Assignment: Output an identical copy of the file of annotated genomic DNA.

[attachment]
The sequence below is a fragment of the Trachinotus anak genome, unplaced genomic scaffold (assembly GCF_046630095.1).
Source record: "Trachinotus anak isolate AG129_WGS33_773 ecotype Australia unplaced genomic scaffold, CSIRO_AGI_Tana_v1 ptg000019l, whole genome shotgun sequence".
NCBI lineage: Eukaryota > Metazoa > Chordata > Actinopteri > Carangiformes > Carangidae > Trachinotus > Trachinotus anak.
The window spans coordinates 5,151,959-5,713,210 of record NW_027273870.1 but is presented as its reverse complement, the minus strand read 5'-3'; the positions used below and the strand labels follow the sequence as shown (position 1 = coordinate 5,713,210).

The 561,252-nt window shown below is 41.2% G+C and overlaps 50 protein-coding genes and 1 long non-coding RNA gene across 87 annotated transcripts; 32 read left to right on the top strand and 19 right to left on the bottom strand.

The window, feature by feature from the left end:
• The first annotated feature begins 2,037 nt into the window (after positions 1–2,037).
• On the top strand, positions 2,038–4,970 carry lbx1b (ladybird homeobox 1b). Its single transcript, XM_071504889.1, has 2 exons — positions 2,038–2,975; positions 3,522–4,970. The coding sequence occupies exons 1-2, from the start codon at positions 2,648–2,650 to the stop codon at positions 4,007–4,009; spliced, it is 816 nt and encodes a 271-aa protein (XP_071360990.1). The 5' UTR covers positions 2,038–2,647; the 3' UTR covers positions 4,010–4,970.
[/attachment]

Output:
The sequence below is a fragment of the Trachinotus anak genome, unplaced genomic scaffold (assembly GCF_046630095.1).
Source record: "Trachinotus anak isolate AG129_WGS33_773 ecotype Australia unplaced genomic scaffold, CSIRO_AGI_Tana_v1 ptg000019l, whole genome shotgun sequence".
NCBI lineage: Eukaryota > Metazoa > Chordata > Actinopteri > Carangiformes > Carangidae > Trachinotus > Trachinotus anak.
The window spans coordinates 5,151,959-5,713,210 of record NW_027273870.1 but is presented as its reverse complement, the minus strand read 5'-3'; the positions used below and the strand labels follow the sequence as shown (position 1 = coordinate 5,713,210).

The 561,252-nt window shown below is 41.2% G+C and overlaps 50 protein-coding genes and 1 long non-coding RNA gene across 87 annotated transcripts; 32 read left to right on the top strand and 19 right to left on the bottom strand.

The window, feature by feature from the left end:
• The first annotated feature begins 2,037 nt into the window (after positions 1–2,037).
• On the top strand, positions 2,038–4,970 carry lbx1b (ladybird homeobox 1b). Its single transcript, XM_071504889.1, has 2 exons — positions 2,038–2,975; positions 3,522–4,970. The coding sequence occupies exons 1-2, from the start codon at positions 2,648–2,650 to the stop codon at positions 4,007–4,009; spliced, it is 816 nt and encodes a 271-aa protein (XP_071360990.1). The 5' UTR covers positions 2,038–2,647; the 3' UTR covers positions 4,010–4,970.